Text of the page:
Real Estate Law
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Is there a stated "protection period" usually paragraph 4 under standard real estate listing forms?
Usually there is a "protection period" stated in the agreement. Usually in the ballpark of 60-180 days. If there is no protection period, it could be argued that the agreement ended on the expiration date and you can obtain a new broker or the law permits that a new agreement with another broker during the protection period will end the original agreement.
However, it is unlikely that a judge would not order commissions be paid if a buyer is secured during the listing period and yet does not close until after the expiration of the listing agreement. In other words, if you did not have an offer and closing date then you may get away with negotiating new terms. The fact that a buyer is willing and able to purchase and a closing date is set you would take a big risk ditching the realtor and claiming no commissions are owed.
It could be used as a negotiation for a reduced commission fee. I do not how much leverage you would have but it is very strange that the Realtor is asking for an extension other than being overly cautious.
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There is nothing unlawful about negotiating that a new commission rate be consideration for your agreement to extend the listing agreement. However, there is no clear leverage that you have in this case to negotiate strongly for a new rate. In other words, you can use the fact the agreement has expired and the Realtor wants an extension, but you still have risk of more headache and possible future litigation over the commission if an agreement can not be reached. Both parties have some risk however if a deal can not be reached which gives the parties incentive to agree to some form of modification.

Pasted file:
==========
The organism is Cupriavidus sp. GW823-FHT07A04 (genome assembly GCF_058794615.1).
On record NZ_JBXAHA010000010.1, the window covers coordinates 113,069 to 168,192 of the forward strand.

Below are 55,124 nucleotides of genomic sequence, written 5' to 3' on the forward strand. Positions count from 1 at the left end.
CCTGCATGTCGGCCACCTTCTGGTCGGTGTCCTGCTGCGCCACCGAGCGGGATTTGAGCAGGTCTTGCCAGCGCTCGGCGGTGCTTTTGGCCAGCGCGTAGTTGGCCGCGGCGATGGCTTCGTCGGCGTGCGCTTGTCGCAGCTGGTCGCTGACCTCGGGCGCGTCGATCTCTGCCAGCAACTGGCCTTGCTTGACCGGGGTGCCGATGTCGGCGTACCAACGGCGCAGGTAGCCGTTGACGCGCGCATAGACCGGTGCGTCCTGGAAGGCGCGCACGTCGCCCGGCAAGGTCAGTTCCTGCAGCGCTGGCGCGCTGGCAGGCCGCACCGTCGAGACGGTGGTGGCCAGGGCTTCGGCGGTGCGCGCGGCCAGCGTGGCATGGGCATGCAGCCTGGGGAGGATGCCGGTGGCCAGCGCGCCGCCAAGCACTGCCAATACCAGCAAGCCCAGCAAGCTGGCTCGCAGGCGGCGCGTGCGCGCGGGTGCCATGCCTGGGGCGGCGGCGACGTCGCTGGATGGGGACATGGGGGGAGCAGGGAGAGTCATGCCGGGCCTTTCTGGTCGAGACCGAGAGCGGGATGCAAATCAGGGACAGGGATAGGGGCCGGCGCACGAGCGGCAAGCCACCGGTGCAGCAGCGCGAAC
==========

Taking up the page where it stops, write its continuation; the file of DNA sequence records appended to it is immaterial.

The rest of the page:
Won't hurt. I am surprised they didn't spell out a protection period but that has opened the door for you. Good luck.
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As I mentioned you don't have a lot of leverage here but the fact is that there technically is no protection period clause and there is possibility that this could end up in litigation and to avoid that and costing legal fees something should be worked out. So you may state that its not your fault there is no protection period in the original contract so it would seem appropriate as consideration for an extension that a reduction in commission be provided.
However, as stated, not a lot of leverage and just a lot of headache at the end of the day if this reaches impasse. If I'm in your shoes I am trying to get a reduction but if she is completely unwilling I am not going to push too hard and move on with getting the house closed and begin writing a new chapter.